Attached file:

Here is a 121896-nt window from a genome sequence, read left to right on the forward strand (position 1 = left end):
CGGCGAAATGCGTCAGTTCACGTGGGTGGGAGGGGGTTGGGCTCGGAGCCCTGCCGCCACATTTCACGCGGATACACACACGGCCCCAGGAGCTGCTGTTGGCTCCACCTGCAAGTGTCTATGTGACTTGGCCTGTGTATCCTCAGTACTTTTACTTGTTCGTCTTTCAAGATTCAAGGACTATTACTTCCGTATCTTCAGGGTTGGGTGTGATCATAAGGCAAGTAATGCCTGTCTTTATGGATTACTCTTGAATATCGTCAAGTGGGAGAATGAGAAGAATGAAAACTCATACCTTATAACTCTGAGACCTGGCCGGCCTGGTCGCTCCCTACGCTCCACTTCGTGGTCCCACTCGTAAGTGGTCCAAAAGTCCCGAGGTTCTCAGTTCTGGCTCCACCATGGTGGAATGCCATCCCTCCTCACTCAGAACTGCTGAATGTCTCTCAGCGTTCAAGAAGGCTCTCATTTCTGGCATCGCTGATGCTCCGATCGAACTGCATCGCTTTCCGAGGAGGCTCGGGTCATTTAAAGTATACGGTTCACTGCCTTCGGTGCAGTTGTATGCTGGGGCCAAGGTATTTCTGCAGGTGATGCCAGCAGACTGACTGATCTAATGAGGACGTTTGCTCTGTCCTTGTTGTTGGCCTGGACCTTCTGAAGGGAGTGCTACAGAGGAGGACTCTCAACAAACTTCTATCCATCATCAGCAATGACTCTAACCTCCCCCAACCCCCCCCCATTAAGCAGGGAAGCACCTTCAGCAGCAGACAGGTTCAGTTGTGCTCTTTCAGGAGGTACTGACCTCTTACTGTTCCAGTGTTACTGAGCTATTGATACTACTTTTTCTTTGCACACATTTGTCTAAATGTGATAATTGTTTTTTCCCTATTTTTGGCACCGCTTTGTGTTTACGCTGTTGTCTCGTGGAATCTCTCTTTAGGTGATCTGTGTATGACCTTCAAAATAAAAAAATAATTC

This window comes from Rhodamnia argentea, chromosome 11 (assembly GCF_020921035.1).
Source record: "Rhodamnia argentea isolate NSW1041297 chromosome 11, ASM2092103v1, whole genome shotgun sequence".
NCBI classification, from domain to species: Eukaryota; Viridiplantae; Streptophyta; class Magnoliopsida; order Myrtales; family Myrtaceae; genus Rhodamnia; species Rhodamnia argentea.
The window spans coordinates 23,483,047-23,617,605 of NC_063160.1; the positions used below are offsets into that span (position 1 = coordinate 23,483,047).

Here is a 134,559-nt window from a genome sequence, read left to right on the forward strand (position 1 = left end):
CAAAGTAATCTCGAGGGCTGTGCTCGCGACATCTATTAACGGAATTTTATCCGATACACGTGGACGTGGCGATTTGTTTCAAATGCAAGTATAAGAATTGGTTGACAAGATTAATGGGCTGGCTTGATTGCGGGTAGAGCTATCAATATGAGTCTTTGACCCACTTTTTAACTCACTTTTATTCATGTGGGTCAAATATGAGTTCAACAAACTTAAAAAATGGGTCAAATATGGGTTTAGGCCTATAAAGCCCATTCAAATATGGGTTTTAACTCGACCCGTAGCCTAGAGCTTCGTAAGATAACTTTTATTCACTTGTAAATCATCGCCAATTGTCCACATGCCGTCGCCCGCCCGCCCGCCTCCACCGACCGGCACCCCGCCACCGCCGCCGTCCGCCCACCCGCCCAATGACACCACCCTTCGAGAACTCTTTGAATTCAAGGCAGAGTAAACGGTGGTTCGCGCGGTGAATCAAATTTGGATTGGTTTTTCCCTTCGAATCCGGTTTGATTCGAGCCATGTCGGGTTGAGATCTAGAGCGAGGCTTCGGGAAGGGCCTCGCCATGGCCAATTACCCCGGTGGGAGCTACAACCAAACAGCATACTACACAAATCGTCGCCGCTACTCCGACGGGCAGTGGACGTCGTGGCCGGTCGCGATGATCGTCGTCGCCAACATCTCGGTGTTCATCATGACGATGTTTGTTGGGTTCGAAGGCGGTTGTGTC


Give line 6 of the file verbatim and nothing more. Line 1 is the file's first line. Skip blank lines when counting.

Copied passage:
The window spans coordinates 23,483,047-23,617,605 of NC_063160.1; the positions used below are offsets into that span (position 1 = coordinate 23,483,047).